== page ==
Usually when you play in a major conference and you win the Player of the Year Honor in that conference, you are going to rank pretty high on draft boards. Such was not the case for Allen Crabbe, who in fact did bring home Pac-12 Player of the Year honors in his junior season at the University of California. A Cal product has brought home this honor three of the last four seasons and Crabbe is hoping his professional career goes better than the previous winners — Jerome Randle and Jorge Gutierrez both spent their rookie seasons in the D-League.
Crabbe is an interesting prospect who can wow you one minute and leave you thinking “this guy won player of the year??” the next. His inconsistency is the main reason he dropped to the 31st overall pick in this June’s NBA Draft. Originally he was selected by the Cleveland Cavaliers and then Neil Olshey and Co. offered two future second-round picks to pry him away from the Cavs.
Here are Crabbe’s numbers from all three years at Cal:
As you can see Crabbe was a starter from the jump and steadily increased his production in all major categories as he progressed in his college career. The one thing that jumps out at me is his 3-point percentage — he is touted as a dead-eye shooter, but his percentage dropped significantly his junior season even though his overall field goal percentage went up. His career percentage of 38.2 percent would put him right around 47th best in the NBA last season for qualified shooters (right on par with sniper Ryan Anderson). The kid can definitely shoot and that’s the reason Olshey and Blazers felt the need to trade up to get a first-round talent at the top of the second round.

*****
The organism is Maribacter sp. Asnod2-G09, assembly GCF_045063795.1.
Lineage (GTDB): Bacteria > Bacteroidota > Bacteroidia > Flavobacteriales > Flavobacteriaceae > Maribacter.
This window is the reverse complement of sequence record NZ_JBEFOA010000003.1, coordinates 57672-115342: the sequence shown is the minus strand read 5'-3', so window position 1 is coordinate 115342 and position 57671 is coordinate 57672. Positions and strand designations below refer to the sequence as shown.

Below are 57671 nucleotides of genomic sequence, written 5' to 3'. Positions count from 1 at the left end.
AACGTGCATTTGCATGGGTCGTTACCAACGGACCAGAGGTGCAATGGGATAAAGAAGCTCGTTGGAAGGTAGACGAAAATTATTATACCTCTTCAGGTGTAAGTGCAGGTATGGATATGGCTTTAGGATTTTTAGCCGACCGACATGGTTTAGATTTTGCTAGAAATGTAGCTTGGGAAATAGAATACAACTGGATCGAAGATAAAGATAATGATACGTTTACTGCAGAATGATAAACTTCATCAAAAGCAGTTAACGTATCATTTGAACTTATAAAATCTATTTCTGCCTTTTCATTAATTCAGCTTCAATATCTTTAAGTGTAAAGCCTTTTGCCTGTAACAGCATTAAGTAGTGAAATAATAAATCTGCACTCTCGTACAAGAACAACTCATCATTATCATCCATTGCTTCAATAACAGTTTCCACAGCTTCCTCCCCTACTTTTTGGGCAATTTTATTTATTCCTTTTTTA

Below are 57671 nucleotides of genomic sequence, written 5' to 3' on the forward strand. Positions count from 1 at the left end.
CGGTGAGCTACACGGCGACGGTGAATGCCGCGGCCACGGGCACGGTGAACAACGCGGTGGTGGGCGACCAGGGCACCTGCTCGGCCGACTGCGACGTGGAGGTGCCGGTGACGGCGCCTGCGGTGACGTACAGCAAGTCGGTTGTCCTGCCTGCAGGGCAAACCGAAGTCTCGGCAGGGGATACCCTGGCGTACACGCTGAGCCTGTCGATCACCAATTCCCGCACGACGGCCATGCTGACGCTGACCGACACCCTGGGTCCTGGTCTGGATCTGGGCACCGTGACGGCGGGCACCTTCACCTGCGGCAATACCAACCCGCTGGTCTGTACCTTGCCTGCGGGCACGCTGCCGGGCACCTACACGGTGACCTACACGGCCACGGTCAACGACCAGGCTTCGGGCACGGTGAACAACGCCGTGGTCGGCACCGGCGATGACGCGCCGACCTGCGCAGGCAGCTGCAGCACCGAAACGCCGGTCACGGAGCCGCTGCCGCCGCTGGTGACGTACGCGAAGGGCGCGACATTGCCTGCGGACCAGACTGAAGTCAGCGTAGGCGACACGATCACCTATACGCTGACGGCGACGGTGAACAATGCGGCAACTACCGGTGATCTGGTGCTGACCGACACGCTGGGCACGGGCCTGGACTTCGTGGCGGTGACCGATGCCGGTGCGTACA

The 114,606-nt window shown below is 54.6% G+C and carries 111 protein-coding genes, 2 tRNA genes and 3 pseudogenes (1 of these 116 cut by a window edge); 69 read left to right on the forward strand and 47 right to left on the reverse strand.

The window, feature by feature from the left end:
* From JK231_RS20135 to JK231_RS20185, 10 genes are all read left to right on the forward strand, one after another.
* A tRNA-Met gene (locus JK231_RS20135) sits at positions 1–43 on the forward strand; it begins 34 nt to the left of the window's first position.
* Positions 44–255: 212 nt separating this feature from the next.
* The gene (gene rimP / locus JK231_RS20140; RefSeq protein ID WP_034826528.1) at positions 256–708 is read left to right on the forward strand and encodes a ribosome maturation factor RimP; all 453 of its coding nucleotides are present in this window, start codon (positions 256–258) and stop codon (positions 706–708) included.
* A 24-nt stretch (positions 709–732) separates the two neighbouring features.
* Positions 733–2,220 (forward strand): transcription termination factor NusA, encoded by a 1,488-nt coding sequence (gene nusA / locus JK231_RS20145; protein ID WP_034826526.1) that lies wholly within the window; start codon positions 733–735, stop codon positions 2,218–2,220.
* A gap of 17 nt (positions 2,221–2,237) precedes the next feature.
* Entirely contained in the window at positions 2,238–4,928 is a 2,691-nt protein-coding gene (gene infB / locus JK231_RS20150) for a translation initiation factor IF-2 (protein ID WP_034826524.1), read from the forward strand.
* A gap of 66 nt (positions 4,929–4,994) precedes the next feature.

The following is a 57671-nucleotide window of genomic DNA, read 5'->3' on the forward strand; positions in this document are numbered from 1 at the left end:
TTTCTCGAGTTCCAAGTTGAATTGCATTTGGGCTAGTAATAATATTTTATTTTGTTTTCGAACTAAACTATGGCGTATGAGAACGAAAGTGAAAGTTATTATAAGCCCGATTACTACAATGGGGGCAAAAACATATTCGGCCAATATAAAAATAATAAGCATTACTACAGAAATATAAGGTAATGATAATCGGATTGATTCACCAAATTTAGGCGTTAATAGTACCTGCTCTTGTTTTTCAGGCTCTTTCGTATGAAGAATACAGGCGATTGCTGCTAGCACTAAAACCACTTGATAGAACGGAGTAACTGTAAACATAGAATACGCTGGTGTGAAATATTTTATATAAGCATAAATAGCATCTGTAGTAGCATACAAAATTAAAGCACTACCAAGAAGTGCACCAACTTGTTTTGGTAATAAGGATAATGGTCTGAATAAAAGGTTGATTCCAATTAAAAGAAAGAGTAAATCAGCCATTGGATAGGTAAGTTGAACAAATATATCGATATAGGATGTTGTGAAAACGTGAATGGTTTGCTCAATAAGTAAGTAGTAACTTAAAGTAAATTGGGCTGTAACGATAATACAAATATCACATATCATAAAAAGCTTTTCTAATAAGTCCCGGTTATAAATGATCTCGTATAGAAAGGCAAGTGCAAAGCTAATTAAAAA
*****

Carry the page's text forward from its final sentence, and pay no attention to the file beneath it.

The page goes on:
So, why did everyone in the first round pass on a 6’6″ catch-and-shoot expert without batting an eye? The knock on Crabbe has always been his lack of playmaking ability and his shortcomings on the defensive end of the court. Many times watching Crabbe you forget he’s even on the court; which rarely happens when you are considered at most times, the best player on the court. The same way he disappeared on offense, he also did the Houdini act on defense as well. In today’s NBA — unless your name is Kyle Korver — you better be able to play both ends of the court. Sure they are still specialists out there, but if a team can find a guy who can play defense and shoot almost as well as a specialist, then they are playing that guy (enter Wesley Matthews).
If Crabbe wants to earn minutes for this Portland Trail Blazers squad, he needs to shore up his defense first and foremost. Coach Terry Stotts has made it clear that defense is the main focus coming into the season and laziness will certainly not be tolerated. Luckily for Crabbe he has time to develop his playmaking abilities as he has one of the best young studs at point guard to do that for him and his teammates.
Crabbe could go down as one of the steals of this draft in a couple years. He isn’t going to be a factor right away, but the Blazers like his shooting ability moving forward — if he can add to his defficiencies he could crack the rotation as the season progresses.
Crabbe’s preseason action Monday night: 24 mins; 6 pts, 6 rebs, 0 asts, 1 stl and 2 blks (2-7 fgs; 1-4 3p; 1-2 fts)